Plus, she shares her favorite newly discovered spots
CM: How did the vision for Lowcountry Eat Out! come about?
CE: In the beginning [of the pandemic], I wanted to support our restaurant friends, but some hadn’t posted on social media in days, and I couldn’t find information on new hours and menus, delivery and takeout options, or even if they planned to stay open. So I texted them for details and compiled it all into a feed, thinking a couple hundred foodie friends might show up. I wanted it to be like the junk drawer of menus at Grandma’s house.
CM: Tell me about the 25,000-plus members that have joined the group.
CE: They range in age from 16 to 84 and come from every corner of the county. They are curious and adventurous and truly want to help. Most are self-proclaimed “foodies” who now realize that being one isn’t eating where the media tells us to eat but finding those off-the-beaten-path spots that few know about, and they are going in droves! The restaurants are amazed at what one post can do.
CM: Have you discovered any great, new-to-you spots?
CE: So many, I’ll be broke and fat for the foreseeable future. (Just kidding.) There’s Panaderia Tlaxcalita on Ashley Phosphate for tacos, vegan bakery Annie O Love’s Cafe of Sweet Abundance, and Sullivan’s Island Co-Op for frosé (plus his Instagram is the best thing since sliced bread). The city also has a ton of Middle Eastern cuisine—I had no clue.
CM: As group administrator, what’s been your biggest challenge?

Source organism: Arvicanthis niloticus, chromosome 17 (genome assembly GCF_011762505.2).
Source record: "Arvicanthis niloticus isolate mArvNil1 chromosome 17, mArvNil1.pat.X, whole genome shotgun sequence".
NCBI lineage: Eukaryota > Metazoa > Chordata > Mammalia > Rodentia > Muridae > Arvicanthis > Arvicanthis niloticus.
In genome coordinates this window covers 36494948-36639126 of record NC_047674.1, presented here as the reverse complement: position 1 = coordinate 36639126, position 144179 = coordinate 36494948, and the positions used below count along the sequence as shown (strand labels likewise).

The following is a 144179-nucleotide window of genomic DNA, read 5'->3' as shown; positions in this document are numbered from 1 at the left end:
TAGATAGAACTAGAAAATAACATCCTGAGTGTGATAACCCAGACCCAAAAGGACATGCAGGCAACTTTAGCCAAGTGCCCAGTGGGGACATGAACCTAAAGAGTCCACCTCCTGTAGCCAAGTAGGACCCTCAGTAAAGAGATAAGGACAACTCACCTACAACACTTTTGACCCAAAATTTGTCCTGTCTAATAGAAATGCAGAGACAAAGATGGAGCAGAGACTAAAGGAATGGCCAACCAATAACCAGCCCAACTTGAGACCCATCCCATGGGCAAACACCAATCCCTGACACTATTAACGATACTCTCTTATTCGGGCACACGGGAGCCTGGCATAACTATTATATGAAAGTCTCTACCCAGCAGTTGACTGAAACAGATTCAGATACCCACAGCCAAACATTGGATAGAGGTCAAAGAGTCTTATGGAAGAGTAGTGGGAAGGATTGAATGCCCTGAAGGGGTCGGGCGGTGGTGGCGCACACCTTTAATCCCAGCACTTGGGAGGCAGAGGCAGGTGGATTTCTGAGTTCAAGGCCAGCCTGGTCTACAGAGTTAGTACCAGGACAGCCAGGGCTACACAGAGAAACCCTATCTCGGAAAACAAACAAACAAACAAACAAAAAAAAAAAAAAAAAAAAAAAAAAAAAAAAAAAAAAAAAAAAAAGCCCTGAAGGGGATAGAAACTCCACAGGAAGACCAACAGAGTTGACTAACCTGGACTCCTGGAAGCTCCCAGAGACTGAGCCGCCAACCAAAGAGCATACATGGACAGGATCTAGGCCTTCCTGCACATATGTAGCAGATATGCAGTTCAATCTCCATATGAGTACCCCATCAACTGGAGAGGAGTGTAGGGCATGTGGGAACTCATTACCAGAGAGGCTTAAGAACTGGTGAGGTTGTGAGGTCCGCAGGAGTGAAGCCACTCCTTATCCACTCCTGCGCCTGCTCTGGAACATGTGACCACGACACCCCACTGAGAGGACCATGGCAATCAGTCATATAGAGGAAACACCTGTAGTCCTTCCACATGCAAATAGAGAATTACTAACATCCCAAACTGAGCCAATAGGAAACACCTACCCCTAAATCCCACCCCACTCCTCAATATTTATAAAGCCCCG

CE: Twenty-five thousand members and the news media. One channel says “Yes, masks,” another says, “No masks,” and everybody in town is apparently a scientist. Then there are the Veruca Salts, who want it and want it now. And reports of restaurant closures drowning the feed. At one point, I found myself avoiding my own group. I had to dig deep and decide if the pros outweighed the cons, if I could continue with responsibility and pride. Ultimately, I needed to put stricter rules in place, get some help, and not waiver.
CM: Which part of this gig have you enjoyed the most?
CE: Meeting people, hearing their stories. That’s the part people sometimes forget to pay attention to—other people’s stories. My inbox is flooded daily with just that, and when you know them, all of this has so much more meaning.
CM: In the wake of the recent downtown looting, you helped organize a cleanup crew through the Facebook page. What inspired you to pull together in this way?
CE: It’s called being a good human. We all take from the Lowcountry. We leverage its beauty, its restaurants, its cheap taxes, the weather, etc., for personal and professional gains. Thus, when the time arises, we should give back in whatever way we can.
CM: What does the future hold for Lowcountry Eat Out?
CE: I have some things up my sleeve—virtual competitions and a couple other interactive yet socially distanced events—but with all of the restaurant closures and COVID-19 cases spiking, we’re gonna hold off until September.